Changing Students' Ideas of Social Justice Through Narrative Pedagogy

Publication Date


Type of Culminating Activity


Degree Title

Doctor of Education in Curriculum and Instruction


Curriculum, Instruction, and Foundational Studies

Major Advisor

Lamont Lyons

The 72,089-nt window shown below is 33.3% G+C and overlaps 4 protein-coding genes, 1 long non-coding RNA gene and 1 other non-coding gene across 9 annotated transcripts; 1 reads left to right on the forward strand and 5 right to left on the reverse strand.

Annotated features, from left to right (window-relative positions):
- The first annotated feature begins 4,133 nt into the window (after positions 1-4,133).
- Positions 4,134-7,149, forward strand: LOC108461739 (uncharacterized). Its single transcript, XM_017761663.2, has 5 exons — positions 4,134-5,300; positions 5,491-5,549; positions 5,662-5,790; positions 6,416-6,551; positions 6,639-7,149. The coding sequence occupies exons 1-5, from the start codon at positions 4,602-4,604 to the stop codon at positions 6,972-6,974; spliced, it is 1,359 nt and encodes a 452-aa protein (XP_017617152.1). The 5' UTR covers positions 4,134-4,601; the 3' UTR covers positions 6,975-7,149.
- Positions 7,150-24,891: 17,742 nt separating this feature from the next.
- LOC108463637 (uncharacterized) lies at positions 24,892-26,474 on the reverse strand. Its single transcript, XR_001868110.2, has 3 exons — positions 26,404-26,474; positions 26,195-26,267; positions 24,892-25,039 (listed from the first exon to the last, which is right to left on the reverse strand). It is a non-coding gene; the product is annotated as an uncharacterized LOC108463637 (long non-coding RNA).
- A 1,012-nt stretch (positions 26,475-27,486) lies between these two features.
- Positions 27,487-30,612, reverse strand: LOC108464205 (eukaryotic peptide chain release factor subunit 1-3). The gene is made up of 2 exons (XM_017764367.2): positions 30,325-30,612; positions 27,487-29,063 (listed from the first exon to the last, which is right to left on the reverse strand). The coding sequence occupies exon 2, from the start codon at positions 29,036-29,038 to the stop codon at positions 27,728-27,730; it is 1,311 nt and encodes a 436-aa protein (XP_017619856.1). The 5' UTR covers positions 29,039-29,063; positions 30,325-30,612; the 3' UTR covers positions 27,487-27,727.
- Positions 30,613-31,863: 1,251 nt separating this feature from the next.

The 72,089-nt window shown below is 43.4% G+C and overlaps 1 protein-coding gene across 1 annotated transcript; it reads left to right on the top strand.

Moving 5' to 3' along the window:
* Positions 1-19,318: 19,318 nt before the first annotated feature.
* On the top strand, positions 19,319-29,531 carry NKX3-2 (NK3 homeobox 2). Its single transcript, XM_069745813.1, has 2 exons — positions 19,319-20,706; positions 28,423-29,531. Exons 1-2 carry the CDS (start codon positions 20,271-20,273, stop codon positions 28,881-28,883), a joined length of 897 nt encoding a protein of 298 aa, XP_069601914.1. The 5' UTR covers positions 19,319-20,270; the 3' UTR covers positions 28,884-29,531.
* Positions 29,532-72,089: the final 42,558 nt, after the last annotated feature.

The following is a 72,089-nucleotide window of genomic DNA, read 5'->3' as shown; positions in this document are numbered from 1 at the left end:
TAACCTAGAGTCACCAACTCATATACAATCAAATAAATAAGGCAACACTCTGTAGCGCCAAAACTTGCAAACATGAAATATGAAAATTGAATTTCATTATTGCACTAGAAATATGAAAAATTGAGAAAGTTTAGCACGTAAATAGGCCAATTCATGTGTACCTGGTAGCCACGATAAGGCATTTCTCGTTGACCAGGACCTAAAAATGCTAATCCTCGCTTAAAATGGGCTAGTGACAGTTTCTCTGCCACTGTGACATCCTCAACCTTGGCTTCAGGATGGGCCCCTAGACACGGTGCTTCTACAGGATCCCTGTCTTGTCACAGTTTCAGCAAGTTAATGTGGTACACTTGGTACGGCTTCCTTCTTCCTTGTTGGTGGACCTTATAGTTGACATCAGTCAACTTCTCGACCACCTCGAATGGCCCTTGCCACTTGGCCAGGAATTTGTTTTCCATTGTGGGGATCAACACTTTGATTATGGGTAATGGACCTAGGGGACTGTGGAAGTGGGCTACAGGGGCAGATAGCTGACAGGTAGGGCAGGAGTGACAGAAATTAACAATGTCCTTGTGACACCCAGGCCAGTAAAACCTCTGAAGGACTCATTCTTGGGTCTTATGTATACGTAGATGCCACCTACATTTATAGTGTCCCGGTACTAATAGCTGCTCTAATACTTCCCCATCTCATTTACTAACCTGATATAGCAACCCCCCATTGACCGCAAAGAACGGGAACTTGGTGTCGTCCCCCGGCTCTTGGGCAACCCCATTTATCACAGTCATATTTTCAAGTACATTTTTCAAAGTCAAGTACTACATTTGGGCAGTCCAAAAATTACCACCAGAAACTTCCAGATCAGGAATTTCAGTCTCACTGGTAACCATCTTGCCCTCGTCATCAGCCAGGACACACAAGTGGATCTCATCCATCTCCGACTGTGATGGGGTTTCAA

This study grew out of the researcher's desire to work for social justice. As a teacher educator, one of my highest objectives is to help preservice teachers gain a deeper understanding and commitment to principles and promises upon which the United States of America was founded. To work for social justice is also about seeing and removing injustices, providing an avenue of understanding and support for all people, and creating equity in society (Banks, 2001~ Freire, 1970 & 1998~ Nieto, 2004; Zeichner, 1992). The purpose of this study, then, was to examine how preservice teachers' understanding of social justice, with particular emphasis on the constructs of diversity, democracy, and equity, developed through a course I taught using narrative pedagogical methods. I sought to help preservice teachers to become cultural workers to create a social order in which every individual will have equitable opportunities regardless of cultural, ethnic and language, economic, religious, and political background (Freire, 1970, 1998). This research was designed to bring understanding of the current obstacles preservice teachers encounter as they shift from technicist teacher preparation to one that encourages them to be transformative public intellectuals (Giroux, 1985). As a researcher, I systematically analyzed, through traditional qualitative and narrative inquiry methodologies, students' expository writing and stories to document any change, from the beginning of the course to the end, in understanding how issues of diversity, democracy, and equity affect social justice and how they might affect their teaching practices. Because I was an active member of the classroom community, my stories were an integral part of this research and thus were shared and discussed throughout the semester. This research demonstrates a deepening of students' understanding of social justice and how their ideas about teaching were therefore influenced.

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